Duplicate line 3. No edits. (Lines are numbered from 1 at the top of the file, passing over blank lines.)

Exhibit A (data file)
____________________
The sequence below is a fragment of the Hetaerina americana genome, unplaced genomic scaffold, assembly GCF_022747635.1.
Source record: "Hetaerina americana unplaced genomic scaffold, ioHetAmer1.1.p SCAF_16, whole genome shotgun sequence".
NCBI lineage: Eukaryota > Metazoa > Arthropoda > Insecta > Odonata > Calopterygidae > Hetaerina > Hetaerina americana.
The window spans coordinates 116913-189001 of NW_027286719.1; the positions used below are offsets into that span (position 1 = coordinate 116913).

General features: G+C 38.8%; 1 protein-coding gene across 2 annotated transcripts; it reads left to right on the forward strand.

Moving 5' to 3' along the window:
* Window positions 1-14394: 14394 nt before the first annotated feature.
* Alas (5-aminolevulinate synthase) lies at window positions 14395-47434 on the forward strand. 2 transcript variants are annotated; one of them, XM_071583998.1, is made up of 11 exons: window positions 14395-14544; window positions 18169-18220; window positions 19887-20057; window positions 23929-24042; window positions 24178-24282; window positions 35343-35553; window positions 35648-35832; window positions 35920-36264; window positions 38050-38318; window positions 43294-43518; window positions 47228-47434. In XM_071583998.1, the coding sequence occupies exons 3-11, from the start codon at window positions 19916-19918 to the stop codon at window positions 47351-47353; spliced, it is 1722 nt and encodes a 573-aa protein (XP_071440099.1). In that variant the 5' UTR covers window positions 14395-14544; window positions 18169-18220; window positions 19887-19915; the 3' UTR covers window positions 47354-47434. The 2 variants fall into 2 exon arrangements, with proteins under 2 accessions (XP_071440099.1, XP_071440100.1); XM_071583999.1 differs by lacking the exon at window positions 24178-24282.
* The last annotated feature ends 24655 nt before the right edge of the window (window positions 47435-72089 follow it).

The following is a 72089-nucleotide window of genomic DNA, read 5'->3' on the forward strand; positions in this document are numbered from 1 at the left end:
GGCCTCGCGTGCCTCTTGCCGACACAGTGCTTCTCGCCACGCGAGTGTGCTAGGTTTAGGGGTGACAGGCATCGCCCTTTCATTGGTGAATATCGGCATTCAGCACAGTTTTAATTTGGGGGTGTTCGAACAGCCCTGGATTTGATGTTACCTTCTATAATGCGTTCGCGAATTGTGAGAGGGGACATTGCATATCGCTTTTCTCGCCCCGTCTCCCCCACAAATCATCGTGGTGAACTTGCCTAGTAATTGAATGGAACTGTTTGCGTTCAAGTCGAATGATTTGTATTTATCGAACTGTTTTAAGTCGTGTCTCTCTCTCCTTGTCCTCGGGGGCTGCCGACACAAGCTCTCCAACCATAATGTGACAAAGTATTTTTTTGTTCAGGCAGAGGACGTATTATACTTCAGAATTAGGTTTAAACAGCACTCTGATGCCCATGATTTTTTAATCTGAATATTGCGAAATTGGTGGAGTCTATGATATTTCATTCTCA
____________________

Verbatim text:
NCBI lineage: Eukaryota > Metazoa > Arthropoda > Insecta > Odonata > Calopterygidae > Hetaerina > Hetaerina americana.